Saturday, January 24, 2015

Australian Open Win Probability Graphs

Win probability graphs for the Australian Open are now available. Unlike my win probability models for the NBA and soccer, which required regression analyses and lots of smoothing, the development of the tennis model was more straightforward, if a bit tedious. Once you specify the probability of winning a point on serve, the rest is no worse than a college-level probability exercise.

The graphs come in two versions. The "50/50" version assumes the two competitors to be of equal strength, with a 67.5 percent probability of winning a point on serve, and 32.5 percent probability of winning a point when returning. The "Market" version of the graphs adjusts both the serve and return probabilities up or down so that the starting probability aligns with the pre-match betting odds. For example, take Andreas Seppi's third round upset of Roger Federer. The betting market gave Seppi just a 6 percent chance of beating Federer, which implied a 67.2 percent serve probability for Federer and a corresponding 57.6 percent serve probability for Seppi. Here is the graph:

Friday, January 16, 2015

NBA Win Probability - Take Two

On the eve of the 2014-15 NBA season, I hinted at new features I planned on adding to my NBA Win Probability tools. I believe the word I used was "soon", and I suppose this qualifies, but it took a bit longer than expected. I'm not sure what went wrong, I even took into account Hofstadter's Law.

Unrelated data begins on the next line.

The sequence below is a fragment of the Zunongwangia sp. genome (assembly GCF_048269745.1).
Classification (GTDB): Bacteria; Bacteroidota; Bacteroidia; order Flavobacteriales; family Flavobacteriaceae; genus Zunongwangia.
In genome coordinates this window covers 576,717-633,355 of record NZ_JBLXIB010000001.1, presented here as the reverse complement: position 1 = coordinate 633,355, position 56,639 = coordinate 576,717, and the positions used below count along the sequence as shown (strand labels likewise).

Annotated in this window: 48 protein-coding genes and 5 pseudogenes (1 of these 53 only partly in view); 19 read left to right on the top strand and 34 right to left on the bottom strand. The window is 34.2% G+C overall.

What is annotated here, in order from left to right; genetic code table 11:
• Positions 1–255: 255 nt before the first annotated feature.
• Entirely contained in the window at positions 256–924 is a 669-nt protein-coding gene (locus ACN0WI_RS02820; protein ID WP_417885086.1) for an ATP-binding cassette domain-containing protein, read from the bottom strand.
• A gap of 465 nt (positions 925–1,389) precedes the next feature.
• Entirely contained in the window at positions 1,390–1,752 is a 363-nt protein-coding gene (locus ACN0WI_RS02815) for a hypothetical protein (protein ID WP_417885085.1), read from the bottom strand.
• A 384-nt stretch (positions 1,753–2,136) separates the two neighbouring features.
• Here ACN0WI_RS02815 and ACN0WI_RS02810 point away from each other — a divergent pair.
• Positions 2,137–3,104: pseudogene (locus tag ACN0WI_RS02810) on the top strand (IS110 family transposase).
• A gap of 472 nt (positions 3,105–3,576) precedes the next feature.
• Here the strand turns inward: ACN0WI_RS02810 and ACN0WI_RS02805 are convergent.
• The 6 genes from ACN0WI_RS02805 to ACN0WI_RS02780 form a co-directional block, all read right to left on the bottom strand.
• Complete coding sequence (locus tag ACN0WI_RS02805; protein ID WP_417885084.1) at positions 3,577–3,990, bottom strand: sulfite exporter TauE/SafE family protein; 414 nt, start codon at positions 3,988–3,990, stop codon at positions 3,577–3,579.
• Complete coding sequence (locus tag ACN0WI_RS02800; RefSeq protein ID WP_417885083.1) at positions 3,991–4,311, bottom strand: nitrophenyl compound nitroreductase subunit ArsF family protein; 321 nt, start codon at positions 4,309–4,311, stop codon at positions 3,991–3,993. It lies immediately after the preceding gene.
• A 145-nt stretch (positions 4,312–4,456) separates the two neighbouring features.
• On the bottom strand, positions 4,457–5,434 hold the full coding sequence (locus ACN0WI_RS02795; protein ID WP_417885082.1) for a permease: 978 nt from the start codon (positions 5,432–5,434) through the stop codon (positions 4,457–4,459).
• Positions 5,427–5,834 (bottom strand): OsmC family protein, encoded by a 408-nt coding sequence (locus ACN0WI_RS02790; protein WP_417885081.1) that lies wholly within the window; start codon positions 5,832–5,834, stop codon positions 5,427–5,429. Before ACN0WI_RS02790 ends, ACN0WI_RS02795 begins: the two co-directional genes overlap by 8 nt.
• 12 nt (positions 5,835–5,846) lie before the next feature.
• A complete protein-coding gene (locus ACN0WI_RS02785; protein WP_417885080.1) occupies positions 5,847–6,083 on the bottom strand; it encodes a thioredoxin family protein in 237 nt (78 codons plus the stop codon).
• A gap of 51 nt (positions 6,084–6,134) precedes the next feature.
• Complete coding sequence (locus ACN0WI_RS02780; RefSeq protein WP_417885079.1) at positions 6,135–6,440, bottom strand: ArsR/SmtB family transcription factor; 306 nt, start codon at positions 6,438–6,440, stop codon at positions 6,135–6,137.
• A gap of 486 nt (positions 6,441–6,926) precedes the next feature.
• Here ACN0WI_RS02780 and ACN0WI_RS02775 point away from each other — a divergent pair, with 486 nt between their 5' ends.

The new graphs and their corresponding features version use a different data source that goes back to the 1996-97 NBA season. I just have current season results up now, but I have plans to add prior seasons in the coming weeks, barring any data issues or website strain (I'm dying to see what Tracy McGrady's 13 points in 35 seconds looks like on a win probability graph).

With the new data source, I created a new win probability model, removing some of the kludge-iness of the old version. The new model appears to perform better out of sample, resulting in a higher log likelihood score for the 2014 season, compared to the existing version.